We have seen that the work of reconciliation has been done for all men in Christ. Christ was born, died and has risen for the sake of all. God's act of liberation in Jesus has been effected for all who believe in Him, and all repentant believing sinners shall personally be justified when they believe and keep on believing (Rom. 5:18).
However, all men have not as yet heard, received and possessed their possessions in Christ. Here is the Spirit's work. Without the work of the third Person of the Godhead, the sacrifice of Christ would be of no avail. Men must hear the gospel of what Christ has done, and they must be persuaded to believe and accept God's gracious provision in His Son. This is the Spirit's work. He comes to create faith by the preaching of the gospel. "Now we have received, not the spirit of the world, but the Spirit which is of God; that we might know the things that are freely given to us of God." 1 Cor. 2:12.
Faith is not self-generated. Calvin expressed the view of all the Reformers when he said,". . . faith is the principal work of the Holy Spirit." Again he says, "We have said that perfect salvation is found in the person of Christ. Accordingly, that we may become partakers of it, 'He baptizes us in the Holy Spirit and fire' [Luke 3:16], bringing us into the light of faith in His gospel. . . " John Calvin, Institutes of the Christian Religion, (Philadelphia: the Westminster Press, 1960), Bk. III, pp.541-542.
Salvation has been freely provided for all in Jesus. The Spirit first works to bring conviction of guilt and sin to all who hear God's word. Then He enables convicted sinners to find forgiveness and eternal life by faith in the sinless life and atoning death of Christ on the cross of Calvary.
As Luther said, there is no reason why men should not believe the gospel. But in their resistance to the Spirit, men call God a liar and bring condemnation on their own heads (John 3:36; 1 John 5:10). The unpardonable sin is to believe not. If any reason could be given for it, it would not be unpardonable. We cannot explain it because it is "the mystery of iniquity."
Faith Is Objective
We are called to be heirs of the righteousness which is of faith (Rom. 1:17; 4:13; Heb. 11:7). Faith — not feelings, euphoria, ecstasy or demonstrative spiritual exercises — is the principal work of the Spirit. Feelings, rapture, and extraordinary spiritual manifestations are subjective. The Christian is not saved by them nor can he live in security before God by these things. But faith is objective. It is always "faith to God-ward" (1 Thess. 1:8). It is the eye of the soul. Like the eye, it cannot see itself. It looks to the glory of the person of Christ and appropriates His merit for the needy soul.
There is no saving virtue in faith itself but in the object of faith—Christ Himself. Just as the football fan identifies himself with his favorite team and cries, "We have won!" so by faith the believing guilty soul identifies with Christ and says, "When Christ lived, I lived in Him; when He died, I died in Him; and when He arose, I arose in Him.” “Mine are Christ's living, doing, and speaking, His suffering and dying; mine as much as if I had lived, done, spoken, and suffered, and died as he did'" (see Luther's Works, loc. cit.).
Again we say, Faith is objective, for it glories alone in Christ's doing and dying. Although it is rooted in the heart, it rests upon something which is completely outside the heart. It is the eye of the soul that beholds the glory of Christ. And faith is the Spirit's work. When religious people are devoid of the "Spirit of faith," they try to find some confirmation and security in tangible demonstrations; hence the temptation to put God to the test in the appeal for charismatic manifestations.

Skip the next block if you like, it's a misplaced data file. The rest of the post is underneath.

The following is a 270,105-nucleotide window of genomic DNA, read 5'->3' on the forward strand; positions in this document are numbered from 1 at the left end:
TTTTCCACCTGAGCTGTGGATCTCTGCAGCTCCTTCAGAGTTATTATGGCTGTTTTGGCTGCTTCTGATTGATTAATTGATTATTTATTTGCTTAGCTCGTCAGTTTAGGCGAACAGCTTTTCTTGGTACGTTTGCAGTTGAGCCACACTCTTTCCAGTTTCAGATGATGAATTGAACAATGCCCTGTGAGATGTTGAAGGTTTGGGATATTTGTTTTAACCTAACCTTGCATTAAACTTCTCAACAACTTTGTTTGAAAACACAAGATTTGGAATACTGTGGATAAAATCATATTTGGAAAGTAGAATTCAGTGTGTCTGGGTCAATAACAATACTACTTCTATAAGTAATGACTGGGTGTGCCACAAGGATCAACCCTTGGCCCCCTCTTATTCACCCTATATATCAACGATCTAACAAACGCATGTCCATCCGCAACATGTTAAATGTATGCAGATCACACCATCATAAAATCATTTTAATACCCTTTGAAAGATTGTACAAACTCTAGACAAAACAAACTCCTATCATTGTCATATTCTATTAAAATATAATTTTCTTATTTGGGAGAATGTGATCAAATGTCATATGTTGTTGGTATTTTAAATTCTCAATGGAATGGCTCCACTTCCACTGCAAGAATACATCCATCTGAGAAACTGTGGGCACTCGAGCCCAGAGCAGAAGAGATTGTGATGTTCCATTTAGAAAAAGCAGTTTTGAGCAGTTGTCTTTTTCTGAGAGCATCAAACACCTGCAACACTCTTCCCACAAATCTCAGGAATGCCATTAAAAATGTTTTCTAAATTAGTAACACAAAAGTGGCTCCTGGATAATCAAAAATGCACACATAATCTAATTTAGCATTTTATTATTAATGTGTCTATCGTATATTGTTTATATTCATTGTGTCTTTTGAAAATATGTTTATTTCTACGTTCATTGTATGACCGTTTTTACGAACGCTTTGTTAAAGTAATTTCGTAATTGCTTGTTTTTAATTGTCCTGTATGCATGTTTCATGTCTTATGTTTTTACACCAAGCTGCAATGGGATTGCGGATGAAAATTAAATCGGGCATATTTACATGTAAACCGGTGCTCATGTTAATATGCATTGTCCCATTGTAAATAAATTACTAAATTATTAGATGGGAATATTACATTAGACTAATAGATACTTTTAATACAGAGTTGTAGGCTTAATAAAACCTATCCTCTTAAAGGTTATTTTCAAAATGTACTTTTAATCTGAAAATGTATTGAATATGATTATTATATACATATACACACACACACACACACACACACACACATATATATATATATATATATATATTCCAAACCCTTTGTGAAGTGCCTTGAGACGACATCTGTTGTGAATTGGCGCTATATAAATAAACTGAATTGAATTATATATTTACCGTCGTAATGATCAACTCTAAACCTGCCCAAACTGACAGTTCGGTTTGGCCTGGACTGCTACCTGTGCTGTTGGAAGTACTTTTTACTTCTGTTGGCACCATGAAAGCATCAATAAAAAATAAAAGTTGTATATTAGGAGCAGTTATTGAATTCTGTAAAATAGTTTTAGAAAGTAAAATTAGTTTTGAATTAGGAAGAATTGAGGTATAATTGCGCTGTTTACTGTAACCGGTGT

Now faith, being a gift of God through the Spirit, becomes a living, busy, active principle in the life of the believer. As Paul explained to the Galatians, faith works by love (Gal. 5:6). Love is also objective. It "seeketh not her own" (1 Cor. 13:5). Self is not the center of its concern. It is self-forgetful, for faith has released the soul from the intolerable burden of looking for salvation and forgiveness within its own experience. Through Isaiah, God rebukes subjective religiosity and calls men to serve Him by unselfish service for others, feeling or no feeling:
Love is obedient.1 Bible obedience is not a matter of following uncertain voices within our own hearts, confounding human impulse with the movings of the Holy Spirit. The Holy Spirit teaches believers to obey God by conforming the life to the objective Word and law of God as the unerring, absolute standard of right and wrong.
Karl Barth was once asked what was the most profound thought he had discovered in a lifetime of study. He replied:
That old song for children proclaims a gospel theology, because its criterion of truth is objective.
The gospel of Christ is objective, for it points the guilty sinner (a victim of subjectivism) to something which is completely outside of his own experience. The Holy Spirit comes to cause the repentant sinner to make the experience of Christ the foundation of his hope and crown of his rejoicing. By beholding the glory of Christ through the revelation of the Spirit, he is brought out of himself to live in Jesus Christ. His life has a new center. He is delivered from the prison of subjectivism. This is what Paul means when he says, "Therefore if any man be in Christ, he is a new creature: old things are passed away; behold, all things are become new." 2 Cor. 5:17.
1 It is commonly and erroneously thought that agape love is an emotion. The charismatic movement confounds eros with agape. In this kind of revivalism, people can become very infatuated with a sensual and exciting experience which is called "love." But agape is a principle that transcends any feelings of rapture.